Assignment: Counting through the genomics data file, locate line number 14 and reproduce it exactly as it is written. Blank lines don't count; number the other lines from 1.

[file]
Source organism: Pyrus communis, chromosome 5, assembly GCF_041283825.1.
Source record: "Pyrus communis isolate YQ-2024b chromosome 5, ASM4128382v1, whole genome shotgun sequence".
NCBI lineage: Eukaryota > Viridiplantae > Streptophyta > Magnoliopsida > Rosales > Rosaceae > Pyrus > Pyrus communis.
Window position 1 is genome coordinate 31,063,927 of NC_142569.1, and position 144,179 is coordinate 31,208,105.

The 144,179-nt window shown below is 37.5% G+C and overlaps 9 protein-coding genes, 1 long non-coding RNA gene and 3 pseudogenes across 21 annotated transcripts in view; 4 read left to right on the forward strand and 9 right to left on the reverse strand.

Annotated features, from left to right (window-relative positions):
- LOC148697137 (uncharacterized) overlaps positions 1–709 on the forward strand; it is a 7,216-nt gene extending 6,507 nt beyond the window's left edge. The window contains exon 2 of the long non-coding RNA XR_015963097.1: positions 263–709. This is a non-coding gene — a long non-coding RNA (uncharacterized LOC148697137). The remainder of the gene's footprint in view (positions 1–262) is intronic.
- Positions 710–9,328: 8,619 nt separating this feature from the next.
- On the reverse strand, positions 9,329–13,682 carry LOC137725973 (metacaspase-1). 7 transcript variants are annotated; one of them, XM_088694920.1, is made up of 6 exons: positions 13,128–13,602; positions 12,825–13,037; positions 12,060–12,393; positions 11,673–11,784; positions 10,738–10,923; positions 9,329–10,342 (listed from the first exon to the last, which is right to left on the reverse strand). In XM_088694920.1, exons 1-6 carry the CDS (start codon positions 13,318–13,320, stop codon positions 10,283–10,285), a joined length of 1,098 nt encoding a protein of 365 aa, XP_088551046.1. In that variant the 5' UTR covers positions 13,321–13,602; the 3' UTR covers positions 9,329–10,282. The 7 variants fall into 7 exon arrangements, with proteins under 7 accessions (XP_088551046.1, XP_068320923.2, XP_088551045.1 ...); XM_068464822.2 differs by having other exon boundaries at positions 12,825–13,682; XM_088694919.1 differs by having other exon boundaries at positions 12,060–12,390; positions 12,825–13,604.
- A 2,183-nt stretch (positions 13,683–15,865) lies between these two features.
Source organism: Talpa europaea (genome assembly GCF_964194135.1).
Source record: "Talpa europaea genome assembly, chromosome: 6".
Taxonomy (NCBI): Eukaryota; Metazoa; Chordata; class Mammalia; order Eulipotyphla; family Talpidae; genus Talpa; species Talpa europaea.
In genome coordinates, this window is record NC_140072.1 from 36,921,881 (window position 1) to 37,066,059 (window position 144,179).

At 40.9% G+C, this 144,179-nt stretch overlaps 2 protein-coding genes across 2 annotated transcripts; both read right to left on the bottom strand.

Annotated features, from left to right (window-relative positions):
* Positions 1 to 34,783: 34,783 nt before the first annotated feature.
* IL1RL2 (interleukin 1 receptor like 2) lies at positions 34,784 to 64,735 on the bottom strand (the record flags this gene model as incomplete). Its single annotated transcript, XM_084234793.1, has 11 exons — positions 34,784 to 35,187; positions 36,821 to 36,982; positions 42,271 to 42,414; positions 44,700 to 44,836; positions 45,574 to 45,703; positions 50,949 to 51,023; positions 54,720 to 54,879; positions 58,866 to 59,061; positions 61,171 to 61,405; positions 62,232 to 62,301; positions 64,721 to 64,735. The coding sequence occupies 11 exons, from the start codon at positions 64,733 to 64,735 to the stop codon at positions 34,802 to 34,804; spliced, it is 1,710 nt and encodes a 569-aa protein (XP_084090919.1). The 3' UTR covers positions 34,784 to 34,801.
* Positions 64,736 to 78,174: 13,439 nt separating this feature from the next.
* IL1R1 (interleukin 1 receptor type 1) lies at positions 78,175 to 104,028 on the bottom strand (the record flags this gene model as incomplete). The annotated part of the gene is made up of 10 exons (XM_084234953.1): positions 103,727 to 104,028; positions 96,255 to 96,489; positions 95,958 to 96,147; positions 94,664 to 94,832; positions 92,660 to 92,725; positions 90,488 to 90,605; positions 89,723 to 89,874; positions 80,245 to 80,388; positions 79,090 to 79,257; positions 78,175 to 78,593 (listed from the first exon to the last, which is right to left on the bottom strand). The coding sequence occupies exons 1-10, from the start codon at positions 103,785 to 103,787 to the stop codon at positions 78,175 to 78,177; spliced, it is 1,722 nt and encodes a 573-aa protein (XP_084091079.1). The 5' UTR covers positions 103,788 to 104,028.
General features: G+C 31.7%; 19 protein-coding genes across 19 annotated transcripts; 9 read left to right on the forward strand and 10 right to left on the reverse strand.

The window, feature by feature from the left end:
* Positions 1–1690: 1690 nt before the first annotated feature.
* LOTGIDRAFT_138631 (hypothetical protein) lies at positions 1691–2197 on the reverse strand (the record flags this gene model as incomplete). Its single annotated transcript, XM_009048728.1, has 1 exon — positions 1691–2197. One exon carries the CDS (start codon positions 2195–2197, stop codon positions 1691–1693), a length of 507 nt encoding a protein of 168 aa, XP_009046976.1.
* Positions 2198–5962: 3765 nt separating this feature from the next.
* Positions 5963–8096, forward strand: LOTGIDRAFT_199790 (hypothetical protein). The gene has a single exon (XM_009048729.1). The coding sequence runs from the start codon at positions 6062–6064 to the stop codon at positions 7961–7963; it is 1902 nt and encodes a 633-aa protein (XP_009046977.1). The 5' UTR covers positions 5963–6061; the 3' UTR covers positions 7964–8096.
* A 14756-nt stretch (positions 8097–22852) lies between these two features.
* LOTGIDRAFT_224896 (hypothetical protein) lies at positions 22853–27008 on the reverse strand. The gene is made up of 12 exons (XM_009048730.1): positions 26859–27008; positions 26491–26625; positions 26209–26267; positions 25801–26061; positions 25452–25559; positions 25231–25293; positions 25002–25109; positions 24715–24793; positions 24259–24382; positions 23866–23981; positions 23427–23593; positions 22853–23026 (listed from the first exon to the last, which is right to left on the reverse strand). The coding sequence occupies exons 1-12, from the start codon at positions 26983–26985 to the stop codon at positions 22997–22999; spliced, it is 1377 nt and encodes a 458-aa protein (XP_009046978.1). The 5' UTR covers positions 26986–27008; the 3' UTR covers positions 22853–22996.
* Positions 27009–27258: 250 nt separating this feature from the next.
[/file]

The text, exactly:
In genome coordinates, this window is record NC_140072.1 from 36,921,881 (window position 1) to 37,066,059 (window position 144,179).